Our verdict


They say "third time's a charm," and for the Moab 3 from Merrell, that is quite the case. Indeed, this third-gen Moab hiker will push you to go further with extraordinary grip, all while charming your feet with plushness all over. Glorious in almost every way, the Moab 3 is also the one to beat when it comes to affordability and value for money.


  • Supremely comfy
  • Zero break-in
  • Boss-level support
  • Solid grip
  • Stable platform
  • Fantastic cushioning
  • Fits various foot shapes
  • Cheaper than average
  • Recycled materials


  • Heavier than average
  • Not quite sleek-looking

Who should buy the Merrell Moab 3

The Moab 3 is a fantastic continuation of Merrell's Moab (Mother-of-all-boots) series. Buy it if:

  • You're a sunny-day adventurer who needs a pair of breathable hikers.
  • You want a hiking shoe that offers day-one comfort.
  • You want to get the most out of $110.


Who should NOT buy it

If you aren't ready to give up the feeling of light and nimble feet, consider Salomon X Ultra 4 instead. With similar characteristics, it is nearly 100g(!) lighter than the Moab 3.


A ventilator for your summer hikes

If Merrell followed the naming pattern of previous models, this shoe would have been called the Moab 3 Ventilator. And for a good reason. The reviewers are happy with the level of breathability provided by this hiking shoe.

Fact check

Using a smoke-pumping machine, we checked how well the shoe's mesh upper breathes. A large amount of smoke passing through the fabric makes it clear - the Moab scores 4 out of 5 in our breathability test!

The video compares Moab 3 with its waterproof counterpart (Moab 3 GTX)

If you are interested, the shoe is also available in two waterproof options: the Moab 3 Waterproof ($135, Merrell's proprietary membrane) and the Moab 3 GTX ($155, Gore-Tex membrane).

Surprisingly, the shoe's tightly-woven mesh turned out to be effective in water drainage, according to those who had stepped into creeks. However, prolonged exposure to rivers, puddles, and rain is not recommended because the well-padded upper sponges it all up.


As you can see from our microscope shots, large ventilation pores are scattered throughout the fabric.


Will smother your feet in total comfort

There's mighty strong evidence that the Moab 3 is a real blessing comfort-wise.

Here is what avid hikers say about the Moab 3:

  • "brilliantly comfortable"
  • "Absolutely comfortable since the first time I wore them."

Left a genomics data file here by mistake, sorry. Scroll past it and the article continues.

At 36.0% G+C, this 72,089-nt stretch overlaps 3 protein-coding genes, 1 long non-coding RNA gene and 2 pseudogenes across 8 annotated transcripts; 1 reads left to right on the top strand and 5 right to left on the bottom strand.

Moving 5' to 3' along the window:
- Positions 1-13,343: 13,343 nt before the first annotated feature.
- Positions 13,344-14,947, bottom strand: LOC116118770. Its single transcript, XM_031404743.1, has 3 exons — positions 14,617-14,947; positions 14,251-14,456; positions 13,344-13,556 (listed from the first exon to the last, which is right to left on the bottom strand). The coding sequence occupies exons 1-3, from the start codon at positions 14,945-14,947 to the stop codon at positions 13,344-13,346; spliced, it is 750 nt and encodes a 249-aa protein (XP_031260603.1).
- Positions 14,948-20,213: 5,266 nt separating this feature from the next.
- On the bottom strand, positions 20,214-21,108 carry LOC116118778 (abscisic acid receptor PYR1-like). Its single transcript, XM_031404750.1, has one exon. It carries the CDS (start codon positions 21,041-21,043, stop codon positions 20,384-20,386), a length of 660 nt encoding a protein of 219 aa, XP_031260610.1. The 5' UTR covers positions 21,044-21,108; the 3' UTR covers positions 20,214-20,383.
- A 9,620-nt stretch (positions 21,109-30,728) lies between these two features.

• "So comfortable I hardly notice I’m wearing them."
  • "plush cushioning covering the whole foot"

You can especially notice it in the tongue as it boasts a mighty thick padding of 14.5 mm! In most hiking shoes, the tongue normally stays below 10 mm.


But the comfort doesn't end here. Down underfoot, your foot is welcomed with generous cushioning. "We could really feel the spring of the additional cushioning with each step," says a reviewer.

It is not like walking on clouds but you are likely to be pleasantly surprised by the cushioning. Based on our durometer measurements, the Moab 3 turns out to be 6.5% softer than hiking shoes on average.


Disclaimer: The durometer measurement is repeated four times. We calculate the average number as our final verdict. The photo above shows one of the measurements.

Those who have worn the Moab 3 on backpacking trips, report that it gives "plenty of isolation from rocky trails and extended miles." According to Merrell's official product page, the heel-to-toe drop is 11.5 mm in this shoe.

Fact check

Equipped with a pair of calipers, we measured the shoe's heel stack at 31.7 mm and the forefoot one at 20.5 mm. This gave us a drop of 11.2 mm. Merrell lives up to its statement.


Disclaimer: We take stack measurements with the insole included.

The insole thickness is consistent with the other Merrell Moab shoes. We found it to be 4.4 mm in the heel.


Transitions are nice and smooth

The Merrell Moab 3 is very far from the traditionally rigid hiking footwear. Experienced outdoorsies mention that the shoe's flexible design makes it very smooth-walking.

Fact check

To check the shoe's flexibility, we measure its resistance to being bent. The Moab 3 turned out to be a whopping 70% more flexible than the average of hiking shoes that we've tested! It is even 35% more flexible than the average of trail running shoes.